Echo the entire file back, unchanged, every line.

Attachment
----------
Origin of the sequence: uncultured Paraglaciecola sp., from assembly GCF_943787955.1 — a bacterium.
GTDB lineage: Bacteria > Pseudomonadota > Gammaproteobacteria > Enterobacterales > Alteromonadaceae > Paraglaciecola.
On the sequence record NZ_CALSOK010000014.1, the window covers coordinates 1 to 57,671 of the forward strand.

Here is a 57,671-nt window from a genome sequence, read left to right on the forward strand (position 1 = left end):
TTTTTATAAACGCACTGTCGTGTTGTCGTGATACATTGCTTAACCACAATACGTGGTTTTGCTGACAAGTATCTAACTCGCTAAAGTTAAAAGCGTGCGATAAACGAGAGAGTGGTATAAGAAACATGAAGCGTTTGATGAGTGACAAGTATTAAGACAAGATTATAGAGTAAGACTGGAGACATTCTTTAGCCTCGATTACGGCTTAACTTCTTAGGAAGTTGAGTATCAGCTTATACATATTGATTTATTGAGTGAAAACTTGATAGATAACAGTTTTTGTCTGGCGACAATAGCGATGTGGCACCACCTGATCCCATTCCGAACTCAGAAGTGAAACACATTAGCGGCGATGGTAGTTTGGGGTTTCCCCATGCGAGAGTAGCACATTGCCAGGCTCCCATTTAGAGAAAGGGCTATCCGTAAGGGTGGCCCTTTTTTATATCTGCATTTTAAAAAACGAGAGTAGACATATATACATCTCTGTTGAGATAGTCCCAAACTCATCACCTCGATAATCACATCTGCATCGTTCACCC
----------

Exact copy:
Origin of the sequence: uncultured Paraglaciecola sp., from assembly GCF_943787955.1 — a bacterium.
GTDB lineage: Bacteria > Pseudomonadota > Gammaproteobacteria > Enterobacterales > Alteromonadaceae > Paraglaciecola.
On the sequence record NZ_CALSOK010000014.1, the window covers coordinates 1 to 57,671 of the forward strand.

Here is a 57,671-nt window from a genome sequence, read left to right on the forward strand (position 1 = left end):
TTTTTATAAACGCACTGTCGTGTTGTCGTGATACATTGCTTAACCACAATACGTGGTTTTGCTGACAAGTATCTAACTCGCTAAAGTTAAAAGCGTGCGATAAACGAGAGAGTGGTATAAGAAACATGAAGCGTTTGATGAGTGACAAGTATTAAGACAAGATTATAGAGTAAGACTGGAGACATTCTTTAGCCTCGATTACGGCTTAACTTCTTAGGAAGTTGAGTATCAGCTTATACATATTGATTTATTGAGTGAAAACTTGATAGATAACAGTTTTTGTCTGGCGACAATAGCGATGTGGCACCACCTGATCCCATTCCGAACTCAGAAGTGAAACACATTAGCGGCGATGGTAGTTTGGGGTTTCCCCATGCGAGAGTAGCACATTGCCAGGCTCCCATTTAGAGAAAGGGCTATCCGTAAGGGTGGCCCTTTTTTATATCTGCATTTTAAAAAACGAGAGTAGACATATATACATCTCTGTTGAGATAGTCCCAAACTCATCACCTCGATAATCACATCTGCATCGTTCACCC